For this case, the following criteria will be fundamentally evaluated:

  1. Assessment of the first two years of the child’s life. The doctor will ask you how this period went, how the process of learning to walk and talk was. The aim is to be able to judge whether the behavior during that time was completely normal.
  2. Loss of skills. The physician will need to determine what exactly the skills have been altered and in what time frame they were lost. You are also likely to be asked what the first functions were in which the child showed regression.
  3. Affectation of the child’s social environment. The picture is enhanced by increasingly deteriorating personal relationships.

If you have decided to make a professional consultation, then keep in mind the above points. To the extent that you have thought them prior to the consultation, this will be more helpful.

Possible Causes and Treatments of Childhood Disintegrative Disorder

Scientists have not yet discovered the cause of childhood disintegrative disorder. Some hypotheses relate to psychologically traumatic events or certain infections that could affect the nervous system, but nothing is confirmed.

As for treatment for this type of disorder, drugs, behavioral therapy and in some cases alternative therapies may be prescribed.


There is no specific drug for this disorder. Because the child may become violent, or suffer from severe depression, the type of medication given will address those issues.

Psychiatrists recommend starting antidepressants as soon as possible, and in some cases antipsychotics are added. In all cases the doses are regulated and adjusted according to the behavior manifested by the child.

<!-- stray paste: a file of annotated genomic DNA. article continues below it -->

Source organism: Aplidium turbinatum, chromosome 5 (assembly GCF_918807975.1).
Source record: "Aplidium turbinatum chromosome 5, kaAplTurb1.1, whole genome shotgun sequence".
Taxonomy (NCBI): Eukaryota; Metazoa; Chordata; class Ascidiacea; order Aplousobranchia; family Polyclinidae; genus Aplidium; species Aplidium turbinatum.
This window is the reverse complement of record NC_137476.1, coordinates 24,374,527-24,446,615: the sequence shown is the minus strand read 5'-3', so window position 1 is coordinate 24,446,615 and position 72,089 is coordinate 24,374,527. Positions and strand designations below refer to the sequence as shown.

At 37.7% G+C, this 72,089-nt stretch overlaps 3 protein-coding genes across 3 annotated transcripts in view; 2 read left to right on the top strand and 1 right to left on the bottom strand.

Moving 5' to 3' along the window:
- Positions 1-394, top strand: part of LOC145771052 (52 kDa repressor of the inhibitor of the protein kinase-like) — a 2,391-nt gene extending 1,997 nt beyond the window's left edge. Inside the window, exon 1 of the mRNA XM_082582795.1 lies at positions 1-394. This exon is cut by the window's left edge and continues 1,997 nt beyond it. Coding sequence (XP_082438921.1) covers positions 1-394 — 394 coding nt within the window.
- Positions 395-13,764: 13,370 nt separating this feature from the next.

Behavioral therapy

It has proven to be the most effective for this type of disorders. Unfortunately, these diseases are for life and in many cases the person who suffers from it is totally dependent.

Through behavioral therapy, psychologists in conjunction with other professionals try to discourage unwanted behaviors. Instead, the child is encouraged to be able to recover, even partially, some of the lost functions.

When the educational and family environment participates in therapy, the results are much more encouraging. Although the child does not recover his functions, he remains with a certain level of activity.

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Psychological therapy also becomes extremely necessary for the family environment, especially parents and siblings if there were, as these diseases are difficult to bear for the family.

Alternative therapies

There are different types of alternative therapies that can complement medication treatment and behavioral therapy.

One of the most used is equine therapy. Many children with this disease or with autism have shown positive signs with this treatment.

In summary, childhood disintegrative disorder is a very cruel disease, which deteriorates the functions of a child who had developed normally until the time symptoms appeared.

Unfortunately there is no cure, but the child’s quality of life can be improved with the right therapies.